Most folks even loosely connected to reality know that there are no Elders of Zion (at least none who aspire to world control), and no Jews who murder Christians to mix their blood into matzos, that such things are (forgive me) Bubba-maisehs. And yet, millions keep even those myths alive (not to mention create new ones, like Jewish recruitment of Arab innocents to fly planes into buildings). So it should hardly be surprising that there are people accusing us Jews of less obvious, more insidious crimes…like kosher certification.

The persistence, ubiquity, and sheer creativity of anti-Semitism rightfully concern us. But there is also something curiously invigorating about it all.

Because it points to what underlies Jew-hatred: the suspicion that the Jewish People are special.

However odd it might seem of God, He did indeed choose the Jews. In other words, yes, Bubba, there is a plot (though not exactly a conspiracy; there’s only one Plotter).

But Bubba needn’t panic. What anti-Semites like him don’t realize is that the Jewish mission isn’t to subjugate but to educate. Keep it under your hat, Bubba, but what we Jews are charged with is living lives of holiness and service to God and man.

That includes prayer, charity, and acts of kindness, study of holy texts and meticulous honesty in all our dealings – as well as a multitude of ritual matters, including eating kosher food. But no, Bubba, undermining society and levying hidden taxes aren’t on the list.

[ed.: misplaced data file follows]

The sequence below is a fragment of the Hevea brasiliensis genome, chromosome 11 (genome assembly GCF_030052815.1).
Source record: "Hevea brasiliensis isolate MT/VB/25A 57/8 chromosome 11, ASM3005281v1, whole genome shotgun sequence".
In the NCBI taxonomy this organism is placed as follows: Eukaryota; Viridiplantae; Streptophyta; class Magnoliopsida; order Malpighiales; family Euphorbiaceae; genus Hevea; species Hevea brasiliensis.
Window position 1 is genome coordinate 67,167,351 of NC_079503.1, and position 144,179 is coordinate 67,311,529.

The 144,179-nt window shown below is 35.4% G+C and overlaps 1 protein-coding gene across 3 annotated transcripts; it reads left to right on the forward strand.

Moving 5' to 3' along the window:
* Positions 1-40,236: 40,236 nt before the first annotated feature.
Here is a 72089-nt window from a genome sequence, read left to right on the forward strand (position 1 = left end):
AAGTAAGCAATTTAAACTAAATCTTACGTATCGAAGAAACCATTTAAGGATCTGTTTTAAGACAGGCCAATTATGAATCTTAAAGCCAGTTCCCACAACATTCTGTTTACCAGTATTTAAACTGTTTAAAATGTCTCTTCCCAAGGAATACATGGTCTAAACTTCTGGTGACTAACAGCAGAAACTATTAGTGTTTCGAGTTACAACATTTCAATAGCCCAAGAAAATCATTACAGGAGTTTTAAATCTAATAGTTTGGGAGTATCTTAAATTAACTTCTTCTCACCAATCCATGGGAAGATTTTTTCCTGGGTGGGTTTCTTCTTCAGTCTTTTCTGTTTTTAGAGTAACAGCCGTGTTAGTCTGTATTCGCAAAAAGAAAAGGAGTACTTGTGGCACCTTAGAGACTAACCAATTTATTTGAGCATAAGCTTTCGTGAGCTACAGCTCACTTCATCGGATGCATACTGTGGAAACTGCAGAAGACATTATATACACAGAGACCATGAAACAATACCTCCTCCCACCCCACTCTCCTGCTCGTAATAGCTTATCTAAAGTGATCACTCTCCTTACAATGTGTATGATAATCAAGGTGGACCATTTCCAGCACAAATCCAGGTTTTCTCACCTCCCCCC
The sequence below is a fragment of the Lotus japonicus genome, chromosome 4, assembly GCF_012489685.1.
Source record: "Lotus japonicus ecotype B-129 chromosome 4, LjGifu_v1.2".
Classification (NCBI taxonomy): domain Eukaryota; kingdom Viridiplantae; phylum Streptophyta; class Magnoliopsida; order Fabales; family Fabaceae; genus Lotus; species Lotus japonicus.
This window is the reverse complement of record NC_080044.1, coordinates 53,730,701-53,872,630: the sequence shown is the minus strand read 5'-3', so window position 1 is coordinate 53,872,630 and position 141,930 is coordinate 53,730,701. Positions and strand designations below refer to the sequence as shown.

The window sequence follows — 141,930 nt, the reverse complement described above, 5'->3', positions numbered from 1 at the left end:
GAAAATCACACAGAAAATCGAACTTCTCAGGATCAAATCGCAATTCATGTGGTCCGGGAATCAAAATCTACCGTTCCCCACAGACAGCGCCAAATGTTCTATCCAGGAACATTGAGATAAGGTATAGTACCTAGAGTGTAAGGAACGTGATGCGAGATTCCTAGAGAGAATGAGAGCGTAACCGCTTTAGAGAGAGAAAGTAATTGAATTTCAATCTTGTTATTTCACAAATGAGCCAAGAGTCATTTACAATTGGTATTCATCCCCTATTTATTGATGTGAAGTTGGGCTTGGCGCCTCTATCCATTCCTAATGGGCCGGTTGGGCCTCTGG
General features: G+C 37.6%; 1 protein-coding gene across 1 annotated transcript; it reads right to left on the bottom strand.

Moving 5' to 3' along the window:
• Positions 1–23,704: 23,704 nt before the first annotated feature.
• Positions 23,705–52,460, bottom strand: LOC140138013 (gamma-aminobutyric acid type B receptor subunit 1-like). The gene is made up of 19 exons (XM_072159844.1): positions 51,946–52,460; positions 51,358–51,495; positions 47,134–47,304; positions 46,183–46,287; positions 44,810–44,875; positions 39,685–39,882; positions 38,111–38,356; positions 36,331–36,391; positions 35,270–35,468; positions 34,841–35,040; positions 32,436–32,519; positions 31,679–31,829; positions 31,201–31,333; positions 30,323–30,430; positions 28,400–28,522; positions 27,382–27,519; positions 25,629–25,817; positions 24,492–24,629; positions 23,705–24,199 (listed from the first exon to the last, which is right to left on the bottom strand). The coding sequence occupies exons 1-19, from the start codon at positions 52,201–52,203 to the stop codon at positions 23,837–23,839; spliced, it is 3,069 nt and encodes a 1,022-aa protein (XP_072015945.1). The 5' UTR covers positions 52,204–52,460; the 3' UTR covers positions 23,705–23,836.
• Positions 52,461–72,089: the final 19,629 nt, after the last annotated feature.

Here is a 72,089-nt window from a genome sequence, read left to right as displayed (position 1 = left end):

One day, God willing – likely when we Jews shoulder our mission with more passion and determination – those who labor so hard to hate us will suddenly be stopped cold in their tracks and made to meet a reality they never considered: that Jewish specialness was never a threat to them at all, but a gift.

Excerpted from Rabbi Shafran’s recently published book, “It’s All in the Angle, Contemporary Issues through a Torah Lens.” Click here to order.

Published: December 1, 2012


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Visitor Comments: 4

(4) Kim Oliver, December 6, 2012 3:59 AM

Why would any one believe that stuff?

I am a Christian but also I have learned when I don't know something, ask! So I read about the Kosher marks is that if they tell people who eat Kosher whether the product is good to eat ( even some Christians eat Kosher because it's cleaner); I myself smile when I see the various symbols because they remind of good things, if that makes any sense. Too bad evil makes its way around the world whilst good is just putting its boots on...much love and Hannukah blessings from me to you!

(3) Shifra, December 6, 2012 1:49 AM

Kosher Certification is the least expensive form of advertising

Way less expensive than a commercial on TV, plus way more credibility. Unlike Bubba, there are also many people, non-Jews, who believe that if a product is kosher it is somehow going to be cleaner, more overseen, than a product that is not. I have heard that from non-Jewish strangers while I've shopped in grocery stores many times.

(2) Maruna Rivera del Aguila, December 4, 2012 9:37 PM

Yes, Jews ARE different, different towards what is good.

Recently I was at lake Atitlán, Guatemala, as were many Israelitel tourists. At some point, the chubby short Guatemalan mini-van driver had to bring down from the roof of the van several very heavy back packs. Who helped him? Those from Israel. The other tourists just looked on.

(1) Shaul D. Saulisbury, December 3, 2012 5:44 AM

Excellent:)

Well written Bravo:)